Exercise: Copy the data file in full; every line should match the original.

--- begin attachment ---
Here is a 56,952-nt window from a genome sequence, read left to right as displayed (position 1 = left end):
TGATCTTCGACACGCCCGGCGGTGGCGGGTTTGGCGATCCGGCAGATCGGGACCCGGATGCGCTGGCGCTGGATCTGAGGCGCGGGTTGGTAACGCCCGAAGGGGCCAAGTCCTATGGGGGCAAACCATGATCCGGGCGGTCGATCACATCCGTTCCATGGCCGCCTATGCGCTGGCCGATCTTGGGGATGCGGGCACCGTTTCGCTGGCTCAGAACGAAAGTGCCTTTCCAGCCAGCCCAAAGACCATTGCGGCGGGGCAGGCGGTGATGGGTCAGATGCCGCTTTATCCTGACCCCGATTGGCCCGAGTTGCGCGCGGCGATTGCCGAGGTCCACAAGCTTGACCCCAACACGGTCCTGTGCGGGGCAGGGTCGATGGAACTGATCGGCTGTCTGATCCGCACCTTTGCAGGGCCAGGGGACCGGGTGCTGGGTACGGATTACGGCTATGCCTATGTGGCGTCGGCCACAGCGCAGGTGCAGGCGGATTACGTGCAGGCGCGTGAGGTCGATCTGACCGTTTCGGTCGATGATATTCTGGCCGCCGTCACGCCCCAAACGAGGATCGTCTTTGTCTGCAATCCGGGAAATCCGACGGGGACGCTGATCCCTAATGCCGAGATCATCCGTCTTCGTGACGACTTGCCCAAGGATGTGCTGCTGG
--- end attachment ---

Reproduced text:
Here is a 56,952-nt window from a genome sequence, read left to right as displayed (position 1 = left end):
TGATCTTCGACACGCCCGGCGGTGGCGGGTTTGGCGATCCGGCAGATCGGGACCCGGATGCGCTGGCGCTGGATCTGAGGCGCGGGTTGGTAACGCCCGAAGGGGCCAAGTCCTATGGGGGCAAACCATGATCCGGGCGGTCGATCACATCCGTTCCATGGCCGCCTATGCGCTGGCCGATCTTGGGGATGCGGGCACCGTTTCGCTGGCTCAGAACGAAAGTGCCTTTCCAGCCAGCCCAAAGACCATTGCGGCGGGGCAGGCGGTGATGGGTCAGATGCCGCTTTATCCTGACCCCGATTGGCCCGAGTTGCGCGCGGCGATTGCCGAGGTCCACAAGCTTGACCCCAACACGGTCCTGTGCGGGGCAGGGTCGATGGAACTGATCGGCTGTCTGATCCGCACCTTTGCAGGGCCAGGGGACCGGGTGCTGGGTACGGATTACGGCTATGCCTATGTGGCGTCGGCCACAGCGCAGGTGCAGGCGGATTACGTGCAGGCGCGTGAGGTCGATCTGACCGTTTCGGTCGATGATATTCTGGCCGCCGTCACGCCCCAAACGAGGATCGTCTTTGTCTGCAATCCGGGAAATCCGACGGGGACGCTGATCCCTAATGCCGAGATCATCCGTCTTCGTGACGACTTGCCCAAGGATGTGCTGCTGG